Sexual assault charges against a former Greenwich school social worker were dropped. Alexander Pino was charged for allegedly sexually assaulting two clients in 2013 and 2014 at New Lebanon Schools, but the accusers no longer wish to testify. A state Superior Court judge dismissed his case on Tuesday. Pino had faced up to 10 years in prison if convicted.

A Days Inn hotel in New Haven could become the city’s first non-congregate homeless shelter. Mayor Justin Elicker plans to use the shelter as a safe space for individuals and families experiencing homelessness to access private sleeping quarters and warmth for the upcoming winter season. If approved by the Board of Alders, the city would use funds from the American Rescue Plan Act to purchase the hotel on Foxon Boulevard for $6.9 million.

A 20-year-old Amityville man was indicted for the attempted murder of a police officer. Suffolk County District Attorney Raymond Tierney said Jayvon Bell robbed a taxi driver at gunpoint in May, and shot at police in June before getting arrested for threatening a Bolla Market employee. Bell faces 20-years-to-life in prison if convicted.

Connecticut’s Affordable Housing Roundtable held their first meeting on Monday. The group was formed to determine how the state can expand affordable housing. Instead, they discovered more barriers to building the housing stock beyond zoning, including state environmental regulations, property taxes, rising interest rates and soaring construction costs. They acknowledged that many of these issues are outside of state control due to national inflation costs, workers shortages and increasing supply costs. The roundtable is expected to submit a report to the legislative Housing Committee in January.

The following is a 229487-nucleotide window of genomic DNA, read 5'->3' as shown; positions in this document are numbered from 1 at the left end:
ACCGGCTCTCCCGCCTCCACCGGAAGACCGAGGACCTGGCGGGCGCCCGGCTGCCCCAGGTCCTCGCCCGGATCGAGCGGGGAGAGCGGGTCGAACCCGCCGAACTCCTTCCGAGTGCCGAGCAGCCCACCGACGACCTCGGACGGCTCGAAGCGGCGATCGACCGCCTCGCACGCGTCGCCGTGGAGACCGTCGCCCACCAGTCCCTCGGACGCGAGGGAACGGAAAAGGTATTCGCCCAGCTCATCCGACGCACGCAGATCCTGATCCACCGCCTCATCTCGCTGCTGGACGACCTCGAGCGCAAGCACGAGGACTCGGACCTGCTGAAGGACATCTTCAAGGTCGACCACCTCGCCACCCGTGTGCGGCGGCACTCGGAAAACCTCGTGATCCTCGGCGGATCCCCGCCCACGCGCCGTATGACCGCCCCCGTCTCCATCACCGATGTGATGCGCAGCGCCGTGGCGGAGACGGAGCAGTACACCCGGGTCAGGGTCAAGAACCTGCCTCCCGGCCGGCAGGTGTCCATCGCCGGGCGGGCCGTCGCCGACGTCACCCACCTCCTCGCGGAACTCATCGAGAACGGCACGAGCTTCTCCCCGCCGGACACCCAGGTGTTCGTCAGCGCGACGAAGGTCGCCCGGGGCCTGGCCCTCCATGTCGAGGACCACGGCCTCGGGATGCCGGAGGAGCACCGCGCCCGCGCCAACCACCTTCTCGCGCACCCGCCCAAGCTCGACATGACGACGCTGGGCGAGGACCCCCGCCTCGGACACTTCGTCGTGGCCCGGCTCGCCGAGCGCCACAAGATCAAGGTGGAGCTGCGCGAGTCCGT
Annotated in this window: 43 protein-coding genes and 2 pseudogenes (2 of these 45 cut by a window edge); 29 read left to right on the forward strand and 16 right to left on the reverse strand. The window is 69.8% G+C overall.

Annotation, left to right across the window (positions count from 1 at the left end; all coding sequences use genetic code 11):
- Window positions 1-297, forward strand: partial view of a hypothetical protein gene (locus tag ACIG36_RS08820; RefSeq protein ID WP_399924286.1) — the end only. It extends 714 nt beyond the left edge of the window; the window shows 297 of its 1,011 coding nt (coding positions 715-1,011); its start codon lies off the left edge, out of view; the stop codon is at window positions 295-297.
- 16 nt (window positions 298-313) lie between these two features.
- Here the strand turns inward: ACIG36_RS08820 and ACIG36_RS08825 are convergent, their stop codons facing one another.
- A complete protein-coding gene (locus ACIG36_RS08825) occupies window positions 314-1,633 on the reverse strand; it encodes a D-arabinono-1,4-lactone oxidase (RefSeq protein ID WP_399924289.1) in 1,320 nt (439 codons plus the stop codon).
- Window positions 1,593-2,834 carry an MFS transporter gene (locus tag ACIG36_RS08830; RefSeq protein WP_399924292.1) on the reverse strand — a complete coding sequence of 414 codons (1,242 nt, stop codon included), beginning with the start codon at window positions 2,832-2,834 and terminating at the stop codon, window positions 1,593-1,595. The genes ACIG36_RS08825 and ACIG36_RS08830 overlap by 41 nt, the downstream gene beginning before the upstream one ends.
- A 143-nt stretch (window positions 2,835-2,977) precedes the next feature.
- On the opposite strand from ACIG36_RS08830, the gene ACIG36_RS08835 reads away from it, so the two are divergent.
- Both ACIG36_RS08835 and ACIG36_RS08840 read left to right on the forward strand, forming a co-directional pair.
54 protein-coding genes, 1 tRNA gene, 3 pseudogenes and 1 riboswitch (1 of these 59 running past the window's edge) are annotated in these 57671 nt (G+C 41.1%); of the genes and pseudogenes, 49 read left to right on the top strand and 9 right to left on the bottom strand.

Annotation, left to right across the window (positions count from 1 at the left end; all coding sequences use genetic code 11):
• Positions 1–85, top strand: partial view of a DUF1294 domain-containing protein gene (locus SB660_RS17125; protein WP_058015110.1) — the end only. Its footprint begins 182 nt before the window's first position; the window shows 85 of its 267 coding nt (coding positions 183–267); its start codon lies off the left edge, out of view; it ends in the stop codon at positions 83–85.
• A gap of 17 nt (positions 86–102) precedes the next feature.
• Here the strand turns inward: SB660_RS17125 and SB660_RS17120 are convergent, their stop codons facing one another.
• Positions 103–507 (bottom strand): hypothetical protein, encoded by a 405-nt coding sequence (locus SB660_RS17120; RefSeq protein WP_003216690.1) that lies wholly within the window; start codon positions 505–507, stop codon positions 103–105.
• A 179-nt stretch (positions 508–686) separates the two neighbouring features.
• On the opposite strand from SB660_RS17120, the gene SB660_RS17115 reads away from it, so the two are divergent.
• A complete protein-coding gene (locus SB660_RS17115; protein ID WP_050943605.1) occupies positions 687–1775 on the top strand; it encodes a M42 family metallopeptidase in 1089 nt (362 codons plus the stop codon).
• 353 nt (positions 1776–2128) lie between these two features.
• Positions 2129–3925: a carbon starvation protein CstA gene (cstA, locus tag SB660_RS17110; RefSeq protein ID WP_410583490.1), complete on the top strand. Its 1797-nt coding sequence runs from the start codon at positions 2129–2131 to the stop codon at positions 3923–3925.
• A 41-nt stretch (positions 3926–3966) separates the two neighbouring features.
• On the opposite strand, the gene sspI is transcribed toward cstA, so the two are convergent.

An environmental review will look at connecting underserved areas of Brooklyn and Queens to the Long Island Rail Road. Governor Kathy Hochul chose the state-based engineering and design firm WSP USA to work on the Interborough Express Transit project. The light rail project would expand 17 subway lines to the LIRR to reduce travel times. Once finished, commute times would be cut down by 40 minutes and serve an estimated 115,000 riders daily.

Connecticut Lottery is asking customers to hold their tickets after issues with lottery terminals were discovered. The lottery corporation issued a public notice on Tuesday stating that several terminals are incorrectly scanning and printing winning tickets as “previously paid,” preventing winners from receiving their rewards. CT Lottery is working on resolving the error.

Two swastikas were spray painted on a Merrick elementary school playground on Sunday. Nassau County Police discovered the 12-inch-long hate symbols at Chatterton School after responding to a bias incident report. The graffiti is under investigation and police ask anyone who may have information to contact them immediately.

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Eric Warner is a news fellow at WSHU.